Before entering the cavalry in the breakthrough and during its movement to the objects of impact, English aviation within 4 hours bombed enemy troops and rear. As a result of this bombing, Turkish troops suffered heavy losses.
The cavalry, not expecting to clear the enemy defense, rushes into a breakthrough.
The 5 Cavalry Division, which secured passes through the enemy’s wire and trenches, following the 60 Infantry Division, mounted cavalry, covered with coastal hills, reached the hills at p. Without any particular delay. Nahr El Falik.
The 4 Cavalry Division did not secure access to the wire and the trenches, which resulted in it being delayed much longer - but around 10.00 it crossed the Nahr El Falik and also began to move in the rear of the enemy. Horse artillery joined their divisions.
Aerial reconnaissance systematically informed divisional commanders about troop movements in the rear of the enemy. Due to this circumstance, the English cavalry had the opportunity to suddenly attack (mainly in the equestrian ranks) enemy units moving to meet it.
British cavalry in the east. Hussars of the 14 Regiment in the Jebel Hamrin Mountains.
By noon, 19, September, the corps reached the third line of defense and captured it, completing its immediate task. The Turkish cavalry, grouped north of Mukhalis, retreated without a fight.
As a result of the sudden and rapid actions of the British cavalry, the fate of the Turkish-German defense was resolved during the first stage of the offensive. On the way of their movement, only in one of the regions, the cavalry found 90 guns abandoned by the Turkish corps, 1000 carts and 50 vehicles. By the end of the day, the cavalry had captured the important Tul-Karm railway junction.
Up to the big halt, the cavalry made (and in difficult terrain conditions) up to 50 km. After a big halt, in 17.00 - 18.00 4-I and 5-I cavalry divisions resumed movement to the passes through the Samaria Range - to exit into the valley of Ezdraelon.
Chief of Staff E. Allenby Major General L. Bolz.
On September 20, the British were successfully developing the offensive - the center of their troops was advancing towards Nabulus, and the left flank, continuing to deliver a bypass attack, went east of Tul Karm, and, taking the front to the east, threatened the Turks with coverage. The cavalry, continuing pursuit in the general direction to the northeast, having made a march in 60 km, goes to the area of Lake Tiberias and intercepts the railway at Beyzan and El-Fulce.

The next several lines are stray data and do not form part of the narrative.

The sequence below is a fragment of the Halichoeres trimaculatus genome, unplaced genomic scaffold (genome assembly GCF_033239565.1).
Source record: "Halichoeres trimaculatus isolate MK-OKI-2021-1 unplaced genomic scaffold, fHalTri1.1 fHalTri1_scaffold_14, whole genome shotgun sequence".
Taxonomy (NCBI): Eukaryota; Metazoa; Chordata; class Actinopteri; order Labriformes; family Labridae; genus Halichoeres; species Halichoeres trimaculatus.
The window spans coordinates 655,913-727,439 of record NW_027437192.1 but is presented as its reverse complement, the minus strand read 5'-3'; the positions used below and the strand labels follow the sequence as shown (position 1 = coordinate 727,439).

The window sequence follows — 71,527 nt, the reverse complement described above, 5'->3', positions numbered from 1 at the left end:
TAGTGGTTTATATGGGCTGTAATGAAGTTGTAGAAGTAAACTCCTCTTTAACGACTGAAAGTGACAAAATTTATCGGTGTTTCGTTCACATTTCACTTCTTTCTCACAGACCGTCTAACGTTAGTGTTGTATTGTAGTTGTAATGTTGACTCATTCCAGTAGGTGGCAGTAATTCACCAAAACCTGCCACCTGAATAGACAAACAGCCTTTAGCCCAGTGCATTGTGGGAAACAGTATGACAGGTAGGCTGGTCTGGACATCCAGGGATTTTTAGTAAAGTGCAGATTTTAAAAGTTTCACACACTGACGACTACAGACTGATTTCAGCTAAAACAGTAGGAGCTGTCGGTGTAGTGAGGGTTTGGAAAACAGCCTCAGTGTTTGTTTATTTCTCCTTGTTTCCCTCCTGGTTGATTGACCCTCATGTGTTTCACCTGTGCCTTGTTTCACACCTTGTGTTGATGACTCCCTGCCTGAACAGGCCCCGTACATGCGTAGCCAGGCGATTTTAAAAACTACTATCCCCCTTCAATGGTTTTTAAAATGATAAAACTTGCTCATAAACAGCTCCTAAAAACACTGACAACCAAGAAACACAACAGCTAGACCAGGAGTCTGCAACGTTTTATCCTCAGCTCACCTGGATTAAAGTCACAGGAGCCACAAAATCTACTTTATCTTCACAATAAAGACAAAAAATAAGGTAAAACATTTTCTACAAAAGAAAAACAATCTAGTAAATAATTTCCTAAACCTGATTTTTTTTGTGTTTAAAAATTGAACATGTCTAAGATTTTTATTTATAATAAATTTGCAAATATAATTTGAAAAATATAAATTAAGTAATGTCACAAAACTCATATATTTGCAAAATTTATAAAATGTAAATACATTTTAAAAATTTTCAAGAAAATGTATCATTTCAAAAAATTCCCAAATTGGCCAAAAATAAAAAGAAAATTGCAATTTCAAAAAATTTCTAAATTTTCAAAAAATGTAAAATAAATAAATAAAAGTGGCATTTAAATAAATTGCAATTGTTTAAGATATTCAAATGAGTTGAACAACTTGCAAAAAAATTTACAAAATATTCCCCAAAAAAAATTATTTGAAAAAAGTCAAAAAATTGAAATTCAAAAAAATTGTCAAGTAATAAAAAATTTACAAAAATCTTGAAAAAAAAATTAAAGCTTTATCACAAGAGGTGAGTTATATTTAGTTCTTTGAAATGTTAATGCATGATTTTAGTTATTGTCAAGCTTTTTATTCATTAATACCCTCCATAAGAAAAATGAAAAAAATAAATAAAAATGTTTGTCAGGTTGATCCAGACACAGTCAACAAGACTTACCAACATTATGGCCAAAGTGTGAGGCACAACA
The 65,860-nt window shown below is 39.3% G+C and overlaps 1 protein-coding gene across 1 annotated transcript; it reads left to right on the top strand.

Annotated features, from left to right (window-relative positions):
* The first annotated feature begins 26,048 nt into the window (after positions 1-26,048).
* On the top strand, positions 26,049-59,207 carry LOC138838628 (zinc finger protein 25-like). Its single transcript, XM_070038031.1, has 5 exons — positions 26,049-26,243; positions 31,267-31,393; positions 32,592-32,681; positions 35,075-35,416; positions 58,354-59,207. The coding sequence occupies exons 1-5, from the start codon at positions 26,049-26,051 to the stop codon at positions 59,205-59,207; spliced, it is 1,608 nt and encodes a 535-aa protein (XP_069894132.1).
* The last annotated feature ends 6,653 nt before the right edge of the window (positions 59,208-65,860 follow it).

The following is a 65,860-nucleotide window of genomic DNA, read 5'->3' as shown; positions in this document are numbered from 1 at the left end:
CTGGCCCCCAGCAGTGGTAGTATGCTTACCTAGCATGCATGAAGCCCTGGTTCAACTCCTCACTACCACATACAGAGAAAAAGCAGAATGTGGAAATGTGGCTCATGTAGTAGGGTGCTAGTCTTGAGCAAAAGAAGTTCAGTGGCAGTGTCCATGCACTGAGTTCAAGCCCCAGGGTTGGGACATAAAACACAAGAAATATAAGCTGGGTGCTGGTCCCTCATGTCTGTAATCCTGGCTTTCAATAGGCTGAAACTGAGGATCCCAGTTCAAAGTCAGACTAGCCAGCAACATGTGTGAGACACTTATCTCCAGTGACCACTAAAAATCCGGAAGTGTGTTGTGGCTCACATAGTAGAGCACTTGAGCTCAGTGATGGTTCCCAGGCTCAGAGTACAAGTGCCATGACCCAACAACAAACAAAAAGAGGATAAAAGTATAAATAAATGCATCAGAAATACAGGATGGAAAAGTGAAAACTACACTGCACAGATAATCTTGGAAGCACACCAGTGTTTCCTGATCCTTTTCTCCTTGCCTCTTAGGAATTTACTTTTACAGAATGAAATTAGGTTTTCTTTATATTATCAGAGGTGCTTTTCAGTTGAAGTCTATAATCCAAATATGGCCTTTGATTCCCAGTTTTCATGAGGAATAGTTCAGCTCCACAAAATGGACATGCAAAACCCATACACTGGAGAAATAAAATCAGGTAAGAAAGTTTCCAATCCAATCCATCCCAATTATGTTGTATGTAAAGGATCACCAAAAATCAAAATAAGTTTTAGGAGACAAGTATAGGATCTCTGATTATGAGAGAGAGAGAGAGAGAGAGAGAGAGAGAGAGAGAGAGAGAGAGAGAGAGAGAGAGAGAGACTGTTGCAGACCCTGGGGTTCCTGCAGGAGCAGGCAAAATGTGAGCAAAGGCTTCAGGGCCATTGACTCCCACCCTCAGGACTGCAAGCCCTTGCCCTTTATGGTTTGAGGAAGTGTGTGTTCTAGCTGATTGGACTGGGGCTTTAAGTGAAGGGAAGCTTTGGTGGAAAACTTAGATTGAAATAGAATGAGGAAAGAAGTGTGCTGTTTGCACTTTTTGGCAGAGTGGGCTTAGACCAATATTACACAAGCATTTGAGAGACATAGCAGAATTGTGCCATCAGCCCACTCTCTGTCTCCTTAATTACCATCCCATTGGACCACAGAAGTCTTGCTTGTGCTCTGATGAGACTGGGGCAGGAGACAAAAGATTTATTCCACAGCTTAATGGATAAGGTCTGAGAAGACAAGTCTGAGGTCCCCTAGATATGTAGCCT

The cavalry acted aggressively and effectively.
On the night of 20 September, the main corps forces, having passed 40 - 60 km, went to the Ezdraelon valley. The 13 Brigade of the 5 Cavalry Division attacked at dawn and occupied Nazareth with 8.00, where the headquarters of the Estuary von Sanders was located. This was finally disrupted by the management of the Turkish-German troops. The 14 Brigade of the 5 Cavalry Division and the 4 Cavalry Division destroyed several separate enemy units on their way to 8.00 and reached El Afule where the main communications hub and warehouses of the front were located. The 14 Brigade of the 5 Cavalry Division remained in El Afula, while the 4 Cavalry Division moved on to Weisan, whose garrison offered little resistance. The 19 th Ulan regiment was then pushed to the ferry across the r. Jordan in Cizr El Medjany, which was captured on the morning of September 21.
The direction of the cavalry.
As a result of successful actions of the British aviation, which paralyzed the communications system, the local Turkish-German garrisons in most cases did not know anything about the actions of the British cavalry in their rear - and, as a rule, did not even have time to get ready for battle. Even the higher headquarters did not have a clear idea of the situation - for example, commander-in-chief Liman von Sanders, taken aback in Nazareth, barely escaped captivity.